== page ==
by Mark Jenkins
NPR – janvier 1, 1970
The journey from Senegal and poverty to Europe and supposed prosperity takes seven days by fishing boat. The Pirogue spends only about an hour on open water, but that’s enough to convey the risks that make the trip foolish, and the desperation that makes it inevitable.
The movie, the third fiction feature by Senegalese director Moussa Toure, doesn’t offer many surprises. What distinguishes it is not the depiction of danger and loss at sea, but a deep understanding of West African culture. Unlike such glib Hollywood issue pictures as Blood Diamond, The Pirogue is rich with authentic details.
That’s established by the vivid opening sequence, a wrestling match whose rituals are as complex as those of Japanese sumo. This prologue introduces skilled fisherman Baye Laye (Souleymane Seye Ndiaye) and his close friend, Kaba (Babacar Oualy), who also fishes but dreams of soccer stardom. When Baye Laye returns home, he encounters his slacker brother, spiky-haired Abou (Malamine Drame), an aspiring musician who has no interest in the sort of work available in Senegal.
A local “emigration facilitator” offers Baye Laye the helm of a flat-bottomed pirogue, a large-ish but clearly not ocean-worthy craft, that’s headed to Spain. At first he declines, preferring to stay with his wife and child. But he reconsiders when he learns that both Kaba and Abou are planning to make the voyage. Baye Laye’s sailing skills just might preserve their lives.
Counting the captain and the trip’s supervisor, Lansana (Laity Fall), there will be 30 men aboard. Some have never seen the Atlantic before, and many can’t swim. They are of two different nationalities and speak three different languages, and while most are Muslim, they practice their faith differently. Adding to the discord is a stowaway who’s discovered after the boat begins its passage: Nafy (Mame Astou Diallo) is a woman, which unsettles some of the more superstitious passengers.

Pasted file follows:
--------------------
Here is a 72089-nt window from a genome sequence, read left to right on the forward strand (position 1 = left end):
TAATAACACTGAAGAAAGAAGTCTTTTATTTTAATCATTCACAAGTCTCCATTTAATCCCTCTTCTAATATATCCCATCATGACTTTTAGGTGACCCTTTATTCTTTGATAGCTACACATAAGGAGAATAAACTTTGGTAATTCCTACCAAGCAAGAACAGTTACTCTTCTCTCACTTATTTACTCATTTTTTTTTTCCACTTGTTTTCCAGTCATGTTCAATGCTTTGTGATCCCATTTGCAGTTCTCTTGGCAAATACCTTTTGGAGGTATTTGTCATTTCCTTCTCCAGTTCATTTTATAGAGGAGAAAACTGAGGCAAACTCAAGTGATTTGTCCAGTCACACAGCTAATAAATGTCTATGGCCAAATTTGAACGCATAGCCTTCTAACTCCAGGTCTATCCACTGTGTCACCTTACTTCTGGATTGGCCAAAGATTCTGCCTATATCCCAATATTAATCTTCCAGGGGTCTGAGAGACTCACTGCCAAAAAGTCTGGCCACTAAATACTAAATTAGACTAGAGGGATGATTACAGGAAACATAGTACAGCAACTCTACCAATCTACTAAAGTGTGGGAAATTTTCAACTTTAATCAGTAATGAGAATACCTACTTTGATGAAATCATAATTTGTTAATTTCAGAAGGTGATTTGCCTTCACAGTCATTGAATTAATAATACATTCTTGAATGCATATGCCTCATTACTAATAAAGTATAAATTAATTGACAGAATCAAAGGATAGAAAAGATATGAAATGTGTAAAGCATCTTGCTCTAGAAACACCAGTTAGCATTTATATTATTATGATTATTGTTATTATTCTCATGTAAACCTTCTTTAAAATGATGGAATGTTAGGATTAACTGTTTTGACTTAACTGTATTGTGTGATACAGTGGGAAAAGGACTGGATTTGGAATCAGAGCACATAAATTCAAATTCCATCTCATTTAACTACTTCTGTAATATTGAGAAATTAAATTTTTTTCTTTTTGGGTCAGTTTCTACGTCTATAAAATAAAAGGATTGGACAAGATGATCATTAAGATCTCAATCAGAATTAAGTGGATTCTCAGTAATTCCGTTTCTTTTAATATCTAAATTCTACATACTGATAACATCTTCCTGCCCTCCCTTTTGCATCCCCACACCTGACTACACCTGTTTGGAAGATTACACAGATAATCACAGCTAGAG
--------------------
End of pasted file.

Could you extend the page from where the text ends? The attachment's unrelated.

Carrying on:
What transpires during the rest of the trip, however, can’t be attributed to bad luck. It’s just a typically hazardous struggle to make a crossing that — an end note estimates — has doomed 5,000 of the 30,000 Africans who’ve attempted it.
A few characters are sketched in simple but moving strokes. A first-time ocean traveler, terrified, howls and clutches his pet chicken. A man who lost his leg in a boat collision wants nothing more from Europe than a prosthesis.
With 31 souls on the pirogue, Toure can’t distinguish them all. But he, like a savvy silent-film director, cast for distinctive faces. In widescreen digital video, the film evocatively contrasts open sea (shot mostly in a broad section of river Toure calls “my ’natural studio’ “) with close-ups. “Faces never lie,” he says.
Cinematography, often a limitation of African cinema, is not one of The Pirogue’s weaknesses. Less surprisingly, neither is the score. Prince Ibrahima Ndour’s compositions are soulful, versatile and, of course, rhythmic. Like that wrestling scene, Ndour’s music is a pungent reminder of what the emigrants will lose, even if they win their bout with the sea. [Copyright 2013 NPR]
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See online: A Poignant Voyage On ’The Pirogue’